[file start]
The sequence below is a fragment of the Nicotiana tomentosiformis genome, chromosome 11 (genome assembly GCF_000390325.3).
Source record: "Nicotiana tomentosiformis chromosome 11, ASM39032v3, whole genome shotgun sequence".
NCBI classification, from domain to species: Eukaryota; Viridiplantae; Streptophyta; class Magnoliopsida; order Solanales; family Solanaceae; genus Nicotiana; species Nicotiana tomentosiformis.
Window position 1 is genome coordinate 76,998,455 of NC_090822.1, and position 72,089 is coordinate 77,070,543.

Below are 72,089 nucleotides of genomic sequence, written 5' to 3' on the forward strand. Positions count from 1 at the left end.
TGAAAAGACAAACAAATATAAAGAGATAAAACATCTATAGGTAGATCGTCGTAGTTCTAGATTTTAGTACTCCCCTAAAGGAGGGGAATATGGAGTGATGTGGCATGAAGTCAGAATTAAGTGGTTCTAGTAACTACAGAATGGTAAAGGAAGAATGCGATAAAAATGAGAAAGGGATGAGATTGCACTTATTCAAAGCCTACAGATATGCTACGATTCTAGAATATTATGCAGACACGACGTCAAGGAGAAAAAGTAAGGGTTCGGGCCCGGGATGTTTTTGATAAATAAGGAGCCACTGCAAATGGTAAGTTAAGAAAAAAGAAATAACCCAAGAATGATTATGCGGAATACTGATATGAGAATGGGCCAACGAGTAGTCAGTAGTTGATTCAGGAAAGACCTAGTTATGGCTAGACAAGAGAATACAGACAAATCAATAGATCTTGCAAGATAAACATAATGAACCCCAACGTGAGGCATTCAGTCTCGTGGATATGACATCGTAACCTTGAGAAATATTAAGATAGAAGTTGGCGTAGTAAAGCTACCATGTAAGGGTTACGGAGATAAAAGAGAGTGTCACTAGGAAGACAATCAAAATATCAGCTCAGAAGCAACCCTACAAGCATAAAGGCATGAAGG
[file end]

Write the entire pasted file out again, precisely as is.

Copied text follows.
The sequence below is a fragment of the Nicotiana tomentosiformis genome, chromosome 11 (genome assembly GCF_000390325.3).
Source record: "Nicotiana tomentosiformis chromosome 11, ASM39032v3, whole genome shotgun sequence".
NCBI classification, from domain to species: Eukaryota; Viridiplantae; Streptophyta; class Magnoliopsida; order Solanales; family Solanaceae; genus Nicotiana; species Nicotiana tomentosiformis.
Window position 1 is genome coordinate 76,998,455 of NC_090822.1, and position 72,089 is coordinate 77,070,543.

Below are 72,089 nucleotides of genomic sequence, written 5' to 3' on the forward strand. Positions count from 1 at the left end.
TGAAAAGACAAACAAATATAAAGAGATAAAACATCTATAGGTAGATCGTCGTAGTTCTAGATTTTAGTACTCCCCTAAAGGAGGGGAATATGGAGTGATGTGGCATGAAGTCAGAATTAAGTGGTTCTAGTAACTACAGAATGGTAAAGGAAGAATGCGATAAAAATGAGAAAGGGATGAGATTGCACTTATTCAAAGCCTACAGATATGCTACGATTCTAGAATATTATGCAGACACGACGTCAAGGAGAAAAAGTAAGGGTTCGGGCCCGGGATGTTTTTGATAAATAAGGAGCCACTGCAAATGGTAAGTTAAGAAAAAAGAAATAACCCAAGAATGATTATGCGGAATACTGATATGAGAATGGGCCAACGAGTAGTCAGTAGTTGATTCAGGAAAGACCTAGTTATGGCTAGACAAGAGAATACAGACAAATCAATAGATCTTGCAAGATAAACATAATGAACCCCAACGTGAGGCATTCAGTCTCGTGGATATGACATCGTAACCTTGAGAAATATTAAGATAGAAGTTGGCGTAGTAAAGCTACCATGTAAGGGTTACGGAGATAAAAGAGAGTGTCACTAGGAAGACAATCAAAATATCAGCTCAGAAGCAACCCTACAAGCATAAAGGCATGAAGG